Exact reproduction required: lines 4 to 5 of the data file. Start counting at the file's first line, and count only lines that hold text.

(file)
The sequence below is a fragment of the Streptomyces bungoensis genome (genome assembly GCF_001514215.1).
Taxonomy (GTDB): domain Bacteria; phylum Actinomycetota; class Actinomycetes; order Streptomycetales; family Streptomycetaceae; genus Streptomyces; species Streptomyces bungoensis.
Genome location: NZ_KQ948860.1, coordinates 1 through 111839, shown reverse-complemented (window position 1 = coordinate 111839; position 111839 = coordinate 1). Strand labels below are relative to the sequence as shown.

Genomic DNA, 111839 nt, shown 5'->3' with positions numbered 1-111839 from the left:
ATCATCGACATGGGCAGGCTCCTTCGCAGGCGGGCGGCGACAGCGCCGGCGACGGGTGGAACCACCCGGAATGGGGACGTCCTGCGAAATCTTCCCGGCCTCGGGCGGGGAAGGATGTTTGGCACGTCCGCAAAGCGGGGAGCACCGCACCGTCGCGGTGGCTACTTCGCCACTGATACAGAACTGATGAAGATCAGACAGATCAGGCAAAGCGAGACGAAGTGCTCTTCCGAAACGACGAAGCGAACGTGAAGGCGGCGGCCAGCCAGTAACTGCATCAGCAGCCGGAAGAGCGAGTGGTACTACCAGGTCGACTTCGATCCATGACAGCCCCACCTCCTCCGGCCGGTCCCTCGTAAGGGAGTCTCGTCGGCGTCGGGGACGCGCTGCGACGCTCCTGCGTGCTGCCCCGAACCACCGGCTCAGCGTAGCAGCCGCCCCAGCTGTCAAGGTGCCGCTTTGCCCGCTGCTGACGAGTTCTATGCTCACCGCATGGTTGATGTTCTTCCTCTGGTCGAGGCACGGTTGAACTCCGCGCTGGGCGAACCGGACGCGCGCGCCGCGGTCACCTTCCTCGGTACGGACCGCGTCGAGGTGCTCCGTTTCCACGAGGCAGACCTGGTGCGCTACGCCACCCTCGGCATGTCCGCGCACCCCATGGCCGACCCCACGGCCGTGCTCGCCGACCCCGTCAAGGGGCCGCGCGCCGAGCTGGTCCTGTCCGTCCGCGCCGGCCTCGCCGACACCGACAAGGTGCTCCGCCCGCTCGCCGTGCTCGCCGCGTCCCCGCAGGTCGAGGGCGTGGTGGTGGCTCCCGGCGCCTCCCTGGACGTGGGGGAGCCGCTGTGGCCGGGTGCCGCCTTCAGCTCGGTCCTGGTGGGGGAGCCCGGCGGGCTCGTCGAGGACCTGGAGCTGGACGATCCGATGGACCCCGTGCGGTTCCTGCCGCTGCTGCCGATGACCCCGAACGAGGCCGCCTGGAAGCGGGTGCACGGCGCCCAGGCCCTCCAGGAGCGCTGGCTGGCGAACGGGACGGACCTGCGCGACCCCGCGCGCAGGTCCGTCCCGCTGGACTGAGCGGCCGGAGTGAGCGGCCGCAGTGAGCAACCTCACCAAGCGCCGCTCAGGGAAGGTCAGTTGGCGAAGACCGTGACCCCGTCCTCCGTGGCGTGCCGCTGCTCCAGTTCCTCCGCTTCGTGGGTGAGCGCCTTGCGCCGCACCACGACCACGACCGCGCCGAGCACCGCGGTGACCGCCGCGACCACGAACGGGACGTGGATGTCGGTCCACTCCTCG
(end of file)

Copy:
Genomic DNA, 111839 nt, shown 5'->3' with positions numbered 1-111839 from the left:
ATCATCGACATGGGCAGGCTCCTTCGCAGGCGGGCGGCGACAGCGCCGGCGACGGGTGGAACCACCCGGAATGGGGACGTCCTGCGAAATCTTCCCGGCCTCGGGCGGGGAAGGATGTTTGGCACGTCCGCAAAGCGGGGAGCACCGCACCGTCGCGGTGGCTACTTCGCCACTGATACAGAACTGATGAAGATCAGACAGATCAGGCAAAGCGAGACGAAGTGCTCTTCCGAAACGACGAAGCGAACGTGAAGGCGGCGGCCAGCCAGTAACTGCATCAGCAGCCGGAAGAGCGAGTGGTACTACCAGGTCGACTTCGATCCATGACAGCCCCACCTCCTCCGGCCGGTCCCTCGTAAGGGAGTCTCGTCGGCGTCGGGGACGCGCTGCGACGCTCCTGCGTGCTGCCCCGAACCACCGGCTCAGCGTAGCAGCCGCCCCAGCTGTCAAGGTGCCGCTTTGCCCGCTGCTGACGAGTTCTATGCTCACCGCATGGTTGATGTTCTTCCTCTGGTCGAGGCACGGTTGAACTCCGCGCTGGGCGAACCGGACGCGCGCGCCGCGGTCACCTTCCTCGGTACGGACCGCGTCGAGGTGCTCCGTTTCCACGAGGCAGACCTGGTGCGCTACGCCACCCTCGGCATGTCCGCGCACCCCATGGCCGACCCCACGGCCGTGCTCGCCGACCCCGTCAAGGGGCCGCGCGCCGAGCTGGTCCTGTCCGTCCGCGCCGGCCTCGCCGACACCGACAAGGTGCTCCGCCCGCTCGCCGTGCTCGCCGCGTCCCCGCAGGTCGAGGGCGTGGTGGTGGCTCCCGGCGCCTCCCTGGACGTGGGGGAGCCGCTGTGGCCGGGTGCCGCCTTCAGCTCGGTCCTGGTGGGGGAGCCCGGCGGGCTCGTCGAGGACCTGGAGCTGGACGATCCGATGGACCCCGTGCGGTTCCTGCCGCTGCTGCCGATGACCCCGAACGAGGCCGCCTGGAAGCGGGTGCACGGCGCCCAGGCCCTCCAGGAGCGCTGGCTGGCGAACGGGACGGACCTGCGCGACCCCGCGCGCAGGTCCGTCCCGCTGGACTGAGCGGCCGGAGTGAGCGGCCGCAGTGAGCAACCTCACCAAGCGCCGCTCAGGGAAGGTCAGTTGGCGAAGACCGTGACCCCGTCCTCCGTGGCGTGCCGCTGCTCCAGTTCCTCCGCTTCGTGGGTGAGCGCCTTGCGCCGCACCACGACCACGACCGCGCCGAGCACCGCGGTGACCGCCGCGACCACGAACGGGACGTGGATGTCGGTCCACTCCTCG